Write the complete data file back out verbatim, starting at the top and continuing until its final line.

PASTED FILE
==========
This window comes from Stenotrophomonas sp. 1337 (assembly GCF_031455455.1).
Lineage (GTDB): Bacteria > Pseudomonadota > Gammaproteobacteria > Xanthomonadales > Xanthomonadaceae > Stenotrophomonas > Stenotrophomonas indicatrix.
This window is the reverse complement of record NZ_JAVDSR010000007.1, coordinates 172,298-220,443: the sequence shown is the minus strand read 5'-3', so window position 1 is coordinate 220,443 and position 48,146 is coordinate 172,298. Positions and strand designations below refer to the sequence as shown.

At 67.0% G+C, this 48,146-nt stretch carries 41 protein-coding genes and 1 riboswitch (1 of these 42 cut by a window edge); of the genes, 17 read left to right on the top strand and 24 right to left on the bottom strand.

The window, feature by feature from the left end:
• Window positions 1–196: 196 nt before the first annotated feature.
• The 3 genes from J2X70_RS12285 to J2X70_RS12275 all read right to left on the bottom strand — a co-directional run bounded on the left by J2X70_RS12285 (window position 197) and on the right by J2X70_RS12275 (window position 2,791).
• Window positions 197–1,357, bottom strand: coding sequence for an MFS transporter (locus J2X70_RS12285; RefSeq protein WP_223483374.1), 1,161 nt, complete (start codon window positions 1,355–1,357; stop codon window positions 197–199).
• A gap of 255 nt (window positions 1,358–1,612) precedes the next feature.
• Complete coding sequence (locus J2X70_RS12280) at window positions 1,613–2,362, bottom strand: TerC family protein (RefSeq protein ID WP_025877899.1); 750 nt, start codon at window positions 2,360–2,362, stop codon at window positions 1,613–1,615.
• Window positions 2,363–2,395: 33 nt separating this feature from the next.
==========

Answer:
This window comes from Stenotrophomonas sp. 1337 (assembly GCF_031455455.1).
Lineage (GTDB): Bacteria > Pseudomonadota > Gammaproteobacteria > Xanthomonadales > Xanthomonadaceae > Stenotrophomonas > Stenotrophomonas indicatrix.
This window is the reverse complement of record NZ_JAVDSR010000007.1, coordinates 172,298-220,443: the sequence shown is the minus strand read 5'-3', so window position 1 is coordinate 220,443 and position 48,146 is coordinate 172,298. Positions and strand designations below refer to the sequence as shown.

At 67.0% G+C, this 48,146-nt stretch carries 41 protein-coding genes and 1 riboswitch (1 of these 42 cut by a window edge); of the genes, 17 read left to right on the top strand and 24 right to left on the bottom strand.

The window, feature by feature from the left end:
• Window positions 1–196: 196 nt before the first annotated feature.
• The 3 genes from J2X70_RS12285 to J2X70_RS12275 all read right to left on the bottom strand — a co-directional run bounded on the left by J2X70_RS12285 (window position 197) and on the right by J2X70_RS12275 (window position 2,791).
• Window positions 197–1,357, bottom strand: coding sequence for an MFS transporter (locus J2X70_RS12285; RefSeq protein WP_223483374.1), 1,161 nt, complete (start codon window positions 1,355–1,357; stop codon window positions 197–199).
• A gap of 255 nt (window positions 1,358–1,612) precedes the next feature.
• Complete coding sequence (locus J2X70_RS12280) at window positions 1,613–2,362, bottom strand: TerC family protein (RefSeq protein ID WP_025877899.1); 750 nt, start codon at window positions 2,360–2,362, stop codon at window positions 1,613–1,615.
• Window positions 2,363–2,395: 33 nt separating this feature from the next.